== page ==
Wait another year or bite the bullet and try a transfer?

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Jerzeegirl
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Joined: Mon Dec 28, 2009 11:11 am

Re: Wait another year or bite the bullet and try a transfer?

Postby Jerzeegirl » Wed Apr 07, 2010 8:32 am

You know better than anyone else if you have the potential to do well on a retake. There are people who consistently score high on PT's but will never do well when they sit down to take the real thing because they aren't good test takers. If this is you (and you would know because you took the SAT in high school and would have had similar issues) then there's your answer. I chose not to retake because I'm terrible at these types of tests and my score wouldn't have changed. There are tons of people here who are in the same boat. It is definitely possible to be a great student and suck at standardized tests. If you can retake in June to get a better idea of your ability, do it. You have a few months to study and you've already gotten in somewhere. Just send in a seat deposit. If your score doesn't change then you know not to wait.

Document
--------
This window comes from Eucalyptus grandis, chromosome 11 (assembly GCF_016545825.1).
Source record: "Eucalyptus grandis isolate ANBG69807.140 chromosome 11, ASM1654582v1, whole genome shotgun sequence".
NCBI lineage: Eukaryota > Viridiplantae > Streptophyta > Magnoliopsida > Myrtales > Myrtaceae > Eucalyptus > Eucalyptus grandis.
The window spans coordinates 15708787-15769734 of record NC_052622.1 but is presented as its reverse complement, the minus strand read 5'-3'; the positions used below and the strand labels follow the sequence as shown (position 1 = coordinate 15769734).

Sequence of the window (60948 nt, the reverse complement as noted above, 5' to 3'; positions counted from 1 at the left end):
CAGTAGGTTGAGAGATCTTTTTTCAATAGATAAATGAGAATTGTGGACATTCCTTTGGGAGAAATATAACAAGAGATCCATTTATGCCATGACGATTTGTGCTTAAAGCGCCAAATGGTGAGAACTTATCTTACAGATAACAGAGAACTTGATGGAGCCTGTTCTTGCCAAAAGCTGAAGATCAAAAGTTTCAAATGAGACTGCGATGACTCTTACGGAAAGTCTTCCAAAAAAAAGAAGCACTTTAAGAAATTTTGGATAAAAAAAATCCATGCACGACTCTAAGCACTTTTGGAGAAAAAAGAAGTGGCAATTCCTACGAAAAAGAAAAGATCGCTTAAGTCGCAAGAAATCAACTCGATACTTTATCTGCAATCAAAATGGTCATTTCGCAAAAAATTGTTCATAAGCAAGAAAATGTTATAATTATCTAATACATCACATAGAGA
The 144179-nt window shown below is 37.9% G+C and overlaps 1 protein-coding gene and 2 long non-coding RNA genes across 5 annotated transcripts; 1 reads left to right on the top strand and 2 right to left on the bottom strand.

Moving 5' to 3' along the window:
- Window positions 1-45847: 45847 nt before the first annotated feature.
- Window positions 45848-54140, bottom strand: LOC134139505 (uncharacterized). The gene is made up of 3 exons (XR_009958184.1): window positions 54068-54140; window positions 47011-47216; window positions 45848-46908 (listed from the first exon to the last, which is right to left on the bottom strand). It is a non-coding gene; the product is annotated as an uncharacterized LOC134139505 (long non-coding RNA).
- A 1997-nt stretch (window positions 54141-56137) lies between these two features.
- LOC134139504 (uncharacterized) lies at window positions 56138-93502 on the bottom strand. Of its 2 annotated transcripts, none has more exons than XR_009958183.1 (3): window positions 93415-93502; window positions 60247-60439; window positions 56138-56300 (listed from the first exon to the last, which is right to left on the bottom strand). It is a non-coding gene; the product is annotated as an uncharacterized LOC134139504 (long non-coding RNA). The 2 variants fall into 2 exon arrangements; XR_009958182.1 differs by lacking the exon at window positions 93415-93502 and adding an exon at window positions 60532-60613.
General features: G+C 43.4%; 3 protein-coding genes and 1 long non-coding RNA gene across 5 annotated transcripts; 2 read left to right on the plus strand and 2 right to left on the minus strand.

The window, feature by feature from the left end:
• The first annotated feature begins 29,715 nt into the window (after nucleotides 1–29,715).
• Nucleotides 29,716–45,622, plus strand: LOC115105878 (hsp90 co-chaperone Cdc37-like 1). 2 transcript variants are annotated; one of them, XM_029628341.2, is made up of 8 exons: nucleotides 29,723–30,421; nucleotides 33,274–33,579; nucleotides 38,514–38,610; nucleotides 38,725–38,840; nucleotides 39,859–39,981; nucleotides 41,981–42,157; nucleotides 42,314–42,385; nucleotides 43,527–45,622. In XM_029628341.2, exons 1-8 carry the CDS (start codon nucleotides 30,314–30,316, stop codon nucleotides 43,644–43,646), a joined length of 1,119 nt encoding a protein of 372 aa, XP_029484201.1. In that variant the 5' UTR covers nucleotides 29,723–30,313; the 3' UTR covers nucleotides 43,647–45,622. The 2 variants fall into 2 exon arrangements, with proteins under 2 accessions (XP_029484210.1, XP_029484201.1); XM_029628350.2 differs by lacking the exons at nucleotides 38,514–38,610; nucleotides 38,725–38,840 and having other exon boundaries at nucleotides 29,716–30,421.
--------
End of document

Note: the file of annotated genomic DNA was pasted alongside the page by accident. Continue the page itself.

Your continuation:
blsingindisguise
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Joined: Thu Nov 26, 2009 1:08 am

Re: Wait another year or bite the bullet and try a transfer?

Postby blsingindisguise » Wed Apr 07, 2010 8:40 am

dhg5004 wrote:
Never count on transfer


Never count on your LSAT increasing either. You have way more control in allowing yourself to transfer by working your butt off and transfering after your first year. From what I have researched (and from what I have learned from 3 people who transfered after their first year) you need to be in the top 15% of your class after the first year.